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Old 08-18-2005, 06:34 PM   #1
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HELP! Corals bleaching

Well... I had a great 5 day vacation to Chicago, until I came home to a polluted reef tank. While I was gone, a 2" long Mandarin fish died and apparently polluted the tank. He probably died right after I left, because there wasn't much left of him by the time I pulled him out. So far, I have done four 30% water changes over the past five days.

Here are the livestock observations:
1) No other dead fish (only have five others).
2) One dead crocea clam (died three days after I got home, got him out quickly).
3) Two 80% bleached Montipora (plating).
4) Two 50% bleached Montipora (branching).
5) Toadstool coral fallen over and polyps retracted completely, although it is perking up a little now.
6) Cup coral polyps completely retracted.
7) Torch coral polyps completely retracted.
8)Six sets of Xenia severely shriveled up but still attached to the live rock.
9) Two sets of Zoo polyps completely retracted.
10) Candy canes, mushrooms, elegance coral all look just fine.

Here are the chemical observations (these are the only things that I test for since I only add B-ionic and rely on 10% weekly water changes to take care of all other trace elements):
1) Ca is 430
2) Alk is 3.5
3) Ammonia 0, Nitrite 0, Nitrate 3 ppm, Phos .03
4) Temp 80 degrees, SG 1.025

The tank is 11 months old and I have never experienced ANY problems until this. Could the Toadstool be releasing toxins in distress? I'm confused about the ammon, nitrite and nitrate levels being so low since the fish that died was relatively large. Perhaps it spiked quickly while I was gone... I think that this may be the case since there is a moderate amount of cyano on the rocks (especially near the top) and I haven't had any cyano problems since I installed a phos-ban reactor. Could something have been released from the sand bed? ( it is only 3" deep).

Any opinions or suggestions would be greatly appreciated. Any chance of those Montiporas coming back or should I get them out of the tank right now? I guess I'll keep doing some more water changes too.
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Old 08-18-2005, 09:22 PM   #2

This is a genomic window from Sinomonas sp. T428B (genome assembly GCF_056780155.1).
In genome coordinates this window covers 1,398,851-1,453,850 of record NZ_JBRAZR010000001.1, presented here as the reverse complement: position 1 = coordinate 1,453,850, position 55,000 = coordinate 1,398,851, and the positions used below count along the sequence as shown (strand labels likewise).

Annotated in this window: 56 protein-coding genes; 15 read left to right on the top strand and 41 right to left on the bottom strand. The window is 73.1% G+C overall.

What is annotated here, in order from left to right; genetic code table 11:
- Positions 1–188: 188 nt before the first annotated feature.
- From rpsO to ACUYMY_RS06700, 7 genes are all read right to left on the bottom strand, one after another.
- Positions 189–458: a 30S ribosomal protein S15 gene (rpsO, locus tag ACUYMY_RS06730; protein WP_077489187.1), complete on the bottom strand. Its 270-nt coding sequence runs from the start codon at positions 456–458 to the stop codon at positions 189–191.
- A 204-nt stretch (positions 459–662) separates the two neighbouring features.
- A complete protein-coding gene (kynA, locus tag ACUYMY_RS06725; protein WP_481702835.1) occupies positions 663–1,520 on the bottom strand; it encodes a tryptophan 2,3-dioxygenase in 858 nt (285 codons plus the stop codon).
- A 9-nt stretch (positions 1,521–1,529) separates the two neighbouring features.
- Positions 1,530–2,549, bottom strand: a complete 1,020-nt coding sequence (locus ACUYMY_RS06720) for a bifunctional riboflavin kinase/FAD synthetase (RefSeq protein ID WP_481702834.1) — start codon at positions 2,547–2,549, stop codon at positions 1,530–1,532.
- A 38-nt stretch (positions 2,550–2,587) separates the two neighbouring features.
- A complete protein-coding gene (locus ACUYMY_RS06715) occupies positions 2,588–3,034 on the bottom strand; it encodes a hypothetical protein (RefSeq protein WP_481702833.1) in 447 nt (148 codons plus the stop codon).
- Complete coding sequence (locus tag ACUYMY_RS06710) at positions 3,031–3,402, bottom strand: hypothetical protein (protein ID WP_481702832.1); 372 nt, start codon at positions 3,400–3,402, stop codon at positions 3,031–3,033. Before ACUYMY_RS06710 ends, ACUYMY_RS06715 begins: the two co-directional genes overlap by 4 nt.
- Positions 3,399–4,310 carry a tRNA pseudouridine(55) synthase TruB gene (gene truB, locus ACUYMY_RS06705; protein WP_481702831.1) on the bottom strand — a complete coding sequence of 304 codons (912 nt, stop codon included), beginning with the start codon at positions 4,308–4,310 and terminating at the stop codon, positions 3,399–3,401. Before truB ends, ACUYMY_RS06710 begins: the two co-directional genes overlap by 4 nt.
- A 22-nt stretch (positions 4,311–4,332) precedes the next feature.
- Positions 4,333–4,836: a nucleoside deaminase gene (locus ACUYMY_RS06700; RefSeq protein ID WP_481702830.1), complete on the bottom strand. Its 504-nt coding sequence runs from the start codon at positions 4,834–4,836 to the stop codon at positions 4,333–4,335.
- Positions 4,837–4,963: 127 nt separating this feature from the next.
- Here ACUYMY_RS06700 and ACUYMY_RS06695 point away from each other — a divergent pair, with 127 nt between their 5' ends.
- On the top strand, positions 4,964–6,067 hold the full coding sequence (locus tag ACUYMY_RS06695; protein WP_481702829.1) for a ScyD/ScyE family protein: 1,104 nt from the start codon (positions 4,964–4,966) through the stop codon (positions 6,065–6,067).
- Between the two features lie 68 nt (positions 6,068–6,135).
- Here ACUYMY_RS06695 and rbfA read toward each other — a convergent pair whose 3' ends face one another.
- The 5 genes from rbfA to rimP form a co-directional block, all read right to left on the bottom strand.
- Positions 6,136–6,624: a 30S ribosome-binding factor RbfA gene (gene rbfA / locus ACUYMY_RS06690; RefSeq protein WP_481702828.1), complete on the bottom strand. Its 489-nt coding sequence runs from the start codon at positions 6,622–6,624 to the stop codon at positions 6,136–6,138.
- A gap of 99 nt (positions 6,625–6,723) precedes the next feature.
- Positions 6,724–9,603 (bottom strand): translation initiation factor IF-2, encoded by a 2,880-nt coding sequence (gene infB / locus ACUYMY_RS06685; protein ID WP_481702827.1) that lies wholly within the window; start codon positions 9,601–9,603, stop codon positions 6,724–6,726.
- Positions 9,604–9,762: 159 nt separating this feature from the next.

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Anyone?
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Old 08-18-2005, 09:29 PM   #3
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Water changes are a good first step but you should also be running carbon. Be sure it is changed frequently for the first while. Have the skimmer adjusted to pull out the most it can. While corals are ailing, they will emit more than normal toxins (primarily soft) that will affect the entire tank.

Bleaching with SPS's is more commonly a light or irritant issue so be sure they are free of any detritus or excess mucus. You may end up having to frag those.

How's the pH?

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Old 08-18-2005, 09:36 PM   #4
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Was there a storm? Maybe you had a power outage.
Yes, PH?
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Old 08-18-2005, 09:42 PM   #5
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pH is 8.2

There was no power outage. If there had been, my wave maker would have reset to its default setting which it did not.

Carbon is running as is my skimmer... I run both of those 24/7. The carbor was just changed 5 days ago. Should I change it again? SPS--Frag off the bleached portions?
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Old 08-18-2005, 09:59 PM   #6
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I think you are doing just about all that can be done, I would change out the carbon again. As far as the SPS, I do not have much experience other than the fact that when they start to go, it is hard to reverse the process. That is just my experience (which is VERY limited as far as SPS go). I hope in your case you can
get it stopped.

Sorry to not be of much more help.
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Old 08-18-2005, 10:02 PM   #7
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The carbor was just changed 5 days ago. Should I change it again?
I would say yes. Steve can tackle the fraging question.

anyone taking care of the tank? Possible that a cleaning solution or something could have made its way in?
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Old 08-18-2005, 10:08 PM   #8
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As far as the SPS, I do not have much experience other than the fact that when they start to go, it is hard to reverse the process
That's what I thought. I just checked the tank and they're completely bleached... what a shame.

Quote:
anyone taking care of the tank? Possible that a cleaning solution or something could have made its way in?
No. I figured they could take care of themselves for only five days. I have Ca, Alk and top-off all set-up on a drip system. Everything worked fine while I was gone... as far as I can tell. They just had no food for five days.
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Old 08-18-2005, 10:14 PM   #9
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Wow, strange.
I doubt the Mandarin dying caused it, especially with your water readings.
are you simple inverts OK, like the snails?
sorry for all the Q's.
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Old 08-18-2005, 10:32 PM   #10
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Wow, strange